Early music revival

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See Historically informed performance for a more detailed explanation of this topic.

The general discussion of how to perform music from ancient or earlier times did not become an important subject of interest until the 19th century, when Europeans began looking to ancient culture generally, and musicians began to discover the musical riches from earlier centuries. The idea of performing early music more "authentically", with a sense of incorporating performance practice, was more completely established in the 20th century, creating a modern early music revival that continues today.

Study and performance of ancient music before the 19th century[edit]

In England, Johann Pepusch developed an "Academy of Ancient Music" in the 1720s to study music by Palestrina, Tomás Luis de Victoria, William Byrd, Thomas Morley, and other composers at least a century old.[1] In Vienna, Baron Gottfried van Swieten presented house concerts of ancient music in the late 1700s, where Mozart developed his love of music by Bach and Handel.[2]

At the end of the 18th century, Samuel Wesley was promoting the music of Bach.[3]

19th century[edit]

In 1808, Samuel Wesley began performing Bach's organ music in a series of London concerts.[3]

Felix Mendelssohn is often credited as an important figure in reviving music from the past. He conducted a famous performance of Bach's St Matthew Passion on 11 March 1829. The concert is cited as one of the most significant events in the early music revival, although the performance used contemporary instruments and the work was condensed, leaving out a significant amount of Bach's music.[4]

Early 20th century[edit]

In the early 20th century, musical historians in the emerging field of musicology began to look at Medieval and Renaissance music more carefully, preparing performing editions of many works. Aside from choirs at the cathedral churches in England which were reviving these pieces, establishing a new standard and tradition in performing Renaissance choral music, several independent instrumental ensembles also emerged in the 1960s. They included Musica Reservata and David Munrow's Early Music Consort. Research into early music was carried out by members of the Galpin Society and independent scholars such as Mary Remnant and Christopher Hogwood.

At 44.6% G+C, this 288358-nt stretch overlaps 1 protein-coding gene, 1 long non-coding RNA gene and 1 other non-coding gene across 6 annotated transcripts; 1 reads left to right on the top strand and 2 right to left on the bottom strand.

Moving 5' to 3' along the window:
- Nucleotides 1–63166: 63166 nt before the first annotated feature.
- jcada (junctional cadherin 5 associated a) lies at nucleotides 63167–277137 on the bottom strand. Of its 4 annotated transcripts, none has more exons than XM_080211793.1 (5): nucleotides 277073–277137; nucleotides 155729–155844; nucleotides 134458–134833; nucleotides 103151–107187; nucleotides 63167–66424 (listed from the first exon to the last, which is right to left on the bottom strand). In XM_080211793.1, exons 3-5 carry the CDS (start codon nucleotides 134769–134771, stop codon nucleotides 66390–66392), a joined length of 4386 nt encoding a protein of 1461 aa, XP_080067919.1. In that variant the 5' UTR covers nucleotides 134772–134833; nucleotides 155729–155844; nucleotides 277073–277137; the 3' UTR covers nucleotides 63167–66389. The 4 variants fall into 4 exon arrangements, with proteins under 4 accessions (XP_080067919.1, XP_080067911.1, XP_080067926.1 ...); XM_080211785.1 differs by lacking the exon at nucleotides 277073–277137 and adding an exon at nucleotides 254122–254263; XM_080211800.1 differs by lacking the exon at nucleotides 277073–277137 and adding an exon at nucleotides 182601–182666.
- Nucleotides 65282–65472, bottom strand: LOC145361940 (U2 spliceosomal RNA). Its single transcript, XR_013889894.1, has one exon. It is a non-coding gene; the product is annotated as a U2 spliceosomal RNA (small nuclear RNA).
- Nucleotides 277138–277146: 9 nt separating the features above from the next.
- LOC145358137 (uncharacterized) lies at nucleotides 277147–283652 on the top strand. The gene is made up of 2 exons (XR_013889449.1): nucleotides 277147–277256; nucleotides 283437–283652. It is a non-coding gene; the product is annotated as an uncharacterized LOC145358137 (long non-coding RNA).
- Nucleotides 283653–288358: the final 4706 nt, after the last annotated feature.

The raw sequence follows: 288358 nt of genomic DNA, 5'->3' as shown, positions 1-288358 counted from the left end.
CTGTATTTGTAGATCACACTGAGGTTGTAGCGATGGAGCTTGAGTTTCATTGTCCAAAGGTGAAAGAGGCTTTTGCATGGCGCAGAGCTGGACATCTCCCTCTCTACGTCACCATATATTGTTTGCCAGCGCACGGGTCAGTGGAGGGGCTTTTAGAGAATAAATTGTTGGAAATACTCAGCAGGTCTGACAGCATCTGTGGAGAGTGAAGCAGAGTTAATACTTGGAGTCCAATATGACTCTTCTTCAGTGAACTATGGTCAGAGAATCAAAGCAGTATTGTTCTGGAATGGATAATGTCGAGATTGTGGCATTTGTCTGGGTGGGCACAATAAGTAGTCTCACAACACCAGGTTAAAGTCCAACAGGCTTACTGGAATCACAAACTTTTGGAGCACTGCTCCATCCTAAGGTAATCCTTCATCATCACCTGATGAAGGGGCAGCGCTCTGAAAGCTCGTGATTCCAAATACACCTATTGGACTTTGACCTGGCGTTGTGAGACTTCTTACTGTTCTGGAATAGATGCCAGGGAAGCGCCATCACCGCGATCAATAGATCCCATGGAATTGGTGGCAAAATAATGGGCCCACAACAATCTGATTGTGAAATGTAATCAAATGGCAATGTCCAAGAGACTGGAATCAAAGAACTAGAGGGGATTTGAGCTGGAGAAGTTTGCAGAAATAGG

Other important milestones in the early music revival included the 1933 founding of the Schola Cantorum Basiliensis in Basel, Switzerland by Paul Sacher—together with distinguished musicians including the pioneering specialist in early vocal music Max Meili, who contributed to the extensive L'Anthologie Sonore series of early music recordings and recorded Renaissance lute songs for HMV—and the 1937 presentation and recording of some of Monteverdi’s Madrigals by Nadia Boulanger in France. Arnold Dolmetsch is widely considered the key figure in the early music revival in the early 20th century.[5] Dolmetsch's 1915 book The Interpretation of the Music of the XVIIth and XVIIIth Centuries was a milestone in the development of authentic performances of early music.

Footnotes[edit]

  1. ^ Haskell 1988, p. 14.
  2. ^ Haskell 1988, p. 15.
  3. ^ a b Haskell 1988, pp. 14–15.
  4. ^ Haskell 1988, Chapter 1.
  5. ^ Haskell 1988, Chapter 2.

References[edit]

  • Haskell, Harry (1988). The Early Music Revival: A History. Thames & Hudson. ISBN 0-500-01449-3. Dover reprint. 1996.

Further reading[edit]

  • Haskell, Harry (2001). "Revival". In Root, Deane L. (ed.). The New Grove Dictionary of Music and Musicians. Oxford University Press.
  • Hogwood, Christopher (1980). Music at Court. Gollancz. ISBN 978-0-575-02877-7.
  • Remnant, M. "The Use of Frets on Rebecs and Medieval Fiddles" Galpin Society Journal, 21, 1968, p. 146.
  • Remnant, M. and Marks, R. 1980. ‘A medieval “gittern”’, British Museum Yearbook 4, Music and Civilisation, 83–134.
  • Remnant, M. "Musical Instruments of the West". 240 pp. Batsford, London, 1978. Reprinted by Batsford in 1989 ISBN 9780713451696. Digitized by the University of Michigan 17 May 2010.
  • Remnant, Mary (1986). English Bowed Instruments from Anglo-Saxon to Tudor Times. Clarendon Press. ISBN 978-0-1981-6134-9.
  • Remnant, Mary (1989). Musical Instruments: An Illustrated History : from Antiquity to the Present. 54. Amadeus Press. ISBN 978-0-9313-4023-9.

External links[edit]

  • Medieval.org description of early music and the history of performance practice
  • Renaissance Workshop Company the company which has saved many rare and some relatively unknown instruments from extinction.